Dogs just wanna have fun
Time outside the kennel, with and without human companions, offers some of the best opportunities for canine enrichment:
All dogs benefit from play time, but it is especially valuable for high-energy dogs, such as working and bully breeds, who are particularly challenged by confinement in a kennel.Mackenzie’s Animal Sanctuary provides a daily hour-long session in its exercise yard, weather permitting, for all dogs. Dog-aggressive dogs have the yard to themselves, while social dogs go out together in “play groups.” In addition, as time permits, each dog gets off-leash time with a human companion in the exercise yard. For enrichment involving human interaction, see Hanging with the Humans.
Once a week, Mackenzie’s dogs spend 30-60 minutes exploring a two-acre enrichment yard. This yard has a small pond, a climbing mountain, steps, and barrels with the bottoms cut out for dogs to crawl through.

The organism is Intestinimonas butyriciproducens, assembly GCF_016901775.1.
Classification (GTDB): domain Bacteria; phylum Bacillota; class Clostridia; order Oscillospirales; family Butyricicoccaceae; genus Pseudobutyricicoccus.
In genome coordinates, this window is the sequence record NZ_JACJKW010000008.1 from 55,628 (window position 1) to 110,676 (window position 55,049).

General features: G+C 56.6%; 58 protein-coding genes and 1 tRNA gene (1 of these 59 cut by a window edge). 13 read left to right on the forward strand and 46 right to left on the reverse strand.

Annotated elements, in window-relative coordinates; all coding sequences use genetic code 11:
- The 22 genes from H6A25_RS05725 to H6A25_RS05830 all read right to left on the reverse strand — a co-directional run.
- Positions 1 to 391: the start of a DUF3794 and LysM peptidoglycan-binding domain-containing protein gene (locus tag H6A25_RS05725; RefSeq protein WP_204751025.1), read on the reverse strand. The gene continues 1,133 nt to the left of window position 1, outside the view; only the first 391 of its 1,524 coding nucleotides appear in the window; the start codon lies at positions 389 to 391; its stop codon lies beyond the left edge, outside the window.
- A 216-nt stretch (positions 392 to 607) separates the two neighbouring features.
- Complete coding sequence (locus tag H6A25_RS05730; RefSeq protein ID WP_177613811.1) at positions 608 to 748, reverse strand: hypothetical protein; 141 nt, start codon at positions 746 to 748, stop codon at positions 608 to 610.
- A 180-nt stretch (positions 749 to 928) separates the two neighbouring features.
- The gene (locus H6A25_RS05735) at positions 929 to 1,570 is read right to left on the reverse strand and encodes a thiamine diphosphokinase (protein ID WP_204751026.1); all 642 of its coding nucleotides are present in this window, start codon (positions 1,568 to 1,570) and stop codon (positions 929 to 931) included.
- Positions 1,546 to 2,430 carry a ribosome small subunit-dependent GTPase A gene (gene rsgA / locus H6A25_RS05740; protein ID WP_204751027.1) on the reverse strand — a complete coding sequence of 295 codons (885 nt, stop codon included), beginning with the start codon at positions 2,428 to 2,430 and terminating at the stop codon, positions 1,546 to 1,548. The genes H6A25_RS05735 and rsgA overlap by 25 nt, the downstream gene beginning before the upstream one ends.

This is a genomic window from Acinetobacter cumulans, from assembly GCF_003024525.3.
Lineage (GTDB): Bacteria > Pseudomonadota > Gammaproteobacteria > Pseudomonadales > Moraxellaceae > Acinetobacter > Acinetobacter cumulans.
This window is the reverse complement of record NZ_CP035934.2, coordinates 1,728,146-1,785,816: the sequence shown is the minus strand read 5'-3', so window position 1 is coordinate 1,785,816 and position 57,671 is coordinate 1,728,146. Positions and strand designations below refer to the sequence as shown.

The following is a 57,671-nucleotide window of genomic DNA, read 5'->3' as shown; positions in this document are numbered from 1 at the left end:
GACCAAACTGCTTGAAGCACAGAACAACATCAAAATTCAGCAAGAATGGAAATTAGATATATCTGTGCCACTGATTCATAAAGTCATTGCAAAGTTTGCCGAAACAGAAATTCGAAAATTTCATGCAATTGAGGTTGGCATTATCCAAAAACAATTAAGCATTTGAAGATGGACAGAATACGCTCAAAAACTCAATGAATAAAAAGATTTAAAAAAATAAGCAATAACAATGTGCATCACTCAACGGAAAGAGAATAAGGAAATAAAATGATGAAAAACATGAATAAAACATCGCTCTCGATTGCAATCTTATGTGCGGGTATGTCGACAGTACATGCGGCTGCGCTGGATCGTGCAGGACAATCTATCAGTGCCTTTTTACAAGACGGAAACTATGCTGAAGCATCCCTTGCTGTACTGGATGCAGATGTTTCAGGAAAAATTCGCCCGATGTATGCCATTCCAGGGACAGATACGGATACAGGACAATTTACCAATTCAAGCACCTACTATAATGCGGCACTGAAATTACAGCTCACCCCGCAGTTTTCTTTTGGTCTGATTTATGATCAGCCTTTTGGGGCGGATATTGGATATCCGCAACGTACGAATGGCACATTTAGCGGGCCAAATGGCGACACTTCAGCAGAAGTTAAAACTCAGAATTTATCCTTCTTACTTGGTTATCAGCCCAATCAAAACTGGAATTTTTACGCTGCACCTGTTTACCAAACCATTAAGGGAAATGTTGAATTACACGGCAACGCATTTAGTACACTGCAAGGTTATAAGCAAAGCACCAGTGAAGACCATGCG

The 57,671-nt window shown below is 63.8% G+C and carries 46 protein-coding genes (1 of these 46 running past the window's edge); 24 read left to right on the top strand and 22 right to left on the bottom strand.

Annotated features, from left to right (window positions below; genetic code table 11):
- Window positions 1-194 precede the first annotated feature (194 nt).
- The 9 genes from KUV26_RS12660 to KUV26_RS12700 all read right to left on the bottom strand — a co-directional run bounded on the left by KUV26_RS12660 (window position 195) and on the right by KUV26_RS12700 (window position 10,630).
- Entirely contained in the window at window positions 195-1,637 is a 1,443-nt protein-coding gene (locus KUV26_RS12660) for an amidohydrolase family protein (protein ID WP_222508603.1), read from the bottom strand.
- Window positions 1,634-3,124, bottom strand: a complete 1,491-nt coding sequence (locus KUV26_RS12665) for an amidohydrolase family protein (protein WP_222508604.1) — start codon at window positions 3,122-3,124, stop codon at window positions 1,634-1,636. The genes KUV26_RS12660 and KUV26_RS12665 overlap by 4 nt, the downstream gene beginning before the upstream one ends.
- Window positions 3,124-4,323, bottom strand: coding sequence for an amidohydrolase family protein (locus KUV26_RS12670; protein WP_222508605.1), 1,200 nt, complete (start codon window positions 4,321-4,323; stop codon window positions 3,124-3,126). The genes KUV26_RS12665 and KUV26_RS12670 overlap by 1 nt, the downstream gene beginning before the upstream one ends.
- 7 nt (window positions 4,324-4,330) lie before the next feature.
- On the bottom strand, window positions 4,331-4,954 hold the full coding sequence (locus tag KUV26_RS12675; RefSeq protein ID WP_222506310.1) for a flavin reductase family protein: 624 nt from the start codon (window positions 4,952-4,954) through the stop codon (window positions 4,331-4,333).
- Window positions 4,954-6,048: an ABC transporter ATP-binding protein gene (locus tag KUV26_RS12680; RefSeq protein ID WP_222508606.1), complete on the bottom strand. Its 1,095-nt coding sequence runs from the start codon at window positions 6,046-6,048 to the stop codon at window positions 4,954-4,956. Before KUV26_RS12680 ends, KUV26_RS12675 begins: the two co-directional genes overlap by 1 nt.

Staff or trained volunteers to escort the dogs to the exercise yard and keep an eye on their activities.
What to Do
Because this is unstructured play time, the bulk of the work for you involves setting up the spaces and creating a schedule for dogs to use them. You want to ensure that all dogs have:
If your facility has limited outdoor space (not everybody has a two-acre back yard), you can experiment with varying the enrichment opportunities in the space you do have:
And some dogs will create their own fun. Here’s a video of a lively Mackenzie’s resident using his free time to engage in bug hunting:
As with other activities, note things the dogs interact with and those they ignore. This enables you to fine-tune the yard setup so that it is as engaging as possible.
Photo and video courtesy of Mackenzie’s Animal Sanctuary